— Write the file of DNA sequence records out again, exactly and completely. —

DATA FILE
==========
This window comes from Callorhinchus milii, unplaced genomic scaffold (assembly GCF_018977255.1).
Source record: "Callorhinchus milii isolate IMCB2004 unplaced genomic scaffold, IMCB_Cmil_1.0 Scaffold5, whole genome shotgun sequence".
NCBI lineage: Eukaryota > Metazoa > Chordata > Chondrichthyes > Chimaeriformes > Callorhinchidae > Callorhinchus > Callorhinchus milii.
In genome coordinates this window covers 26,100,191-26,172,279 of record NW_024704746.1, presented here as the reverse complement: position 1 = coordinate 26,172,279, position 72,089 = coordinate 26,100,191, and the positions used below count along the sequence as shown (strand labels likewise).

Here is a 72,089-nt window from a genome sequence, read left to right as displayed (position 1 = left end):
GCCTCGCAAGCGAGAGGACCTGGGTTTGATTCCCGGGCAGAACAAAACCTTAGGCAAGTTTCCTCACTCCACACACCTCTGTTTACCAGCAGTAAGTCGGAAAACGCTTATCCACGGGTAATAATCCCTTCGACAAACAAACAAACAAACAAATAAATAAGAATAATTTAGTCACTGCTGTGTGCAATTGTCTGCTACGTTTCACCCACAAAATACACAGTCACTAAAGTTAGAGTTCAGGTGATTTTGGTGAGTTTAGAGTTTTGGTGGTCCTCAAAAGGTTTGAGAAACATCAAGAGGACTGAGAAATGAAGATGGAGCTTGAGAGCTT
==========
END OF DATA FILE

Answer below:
This window comes from Callorhinchus milii, unplaced genomic scaffold (assembly GCF_018977255.1).
Source record: "Callorhinchus milii isolate IMCB2004 unplaced genomic scaffold, IMCB_Cmil_1.0 Scaffold5, whole genome shotgun sequence".
NCBI lineage: Eukaryota > Metazoa > Chordata > Chondrichthyes > Chimaeriformes > Callorhinchidae > Callorhinchus > Callorhinchus milii.
In genome coordinates this window covers 26,100,191-26,172,279 of record NW_024704746.1, presented here as the reverse complement: position 1 = coordinate 26,172,279, position 72,089 = coordinate 26,100,191, and the positions used below count along the sequence as shown (strand labels likewise).

Here is a 72,089-nt window from a genome sequence, read left to right as displayed (position 1 = left end):
GCCTCGCAAGCGAGAGGACCTGGGTTTGATTCCCGGGCAGAACAAAACCTTAGGCAAGTTTCCTCACTCCACACACCTCTGTTTACCAGCAGTAAGTCGGAAAACGCTTATCCACGGGTAATAATCCCTTCGACAAACAAACAAACAAACAAATAAATAAGAATAATTTAGTCACTGCTGTGTGCAATTGTCTGCTACGTTTCACCCACAAAATACACAGTCACTAAAGTTAGAGTTCAGGTGATTTTGGTGAGTTTAGAGTTTTGGTGGTCCTCAAAAGGTTTGAGAAACATCAAGAGGACTGAGAAATGAAGATGGAGCTTGAGAGCTT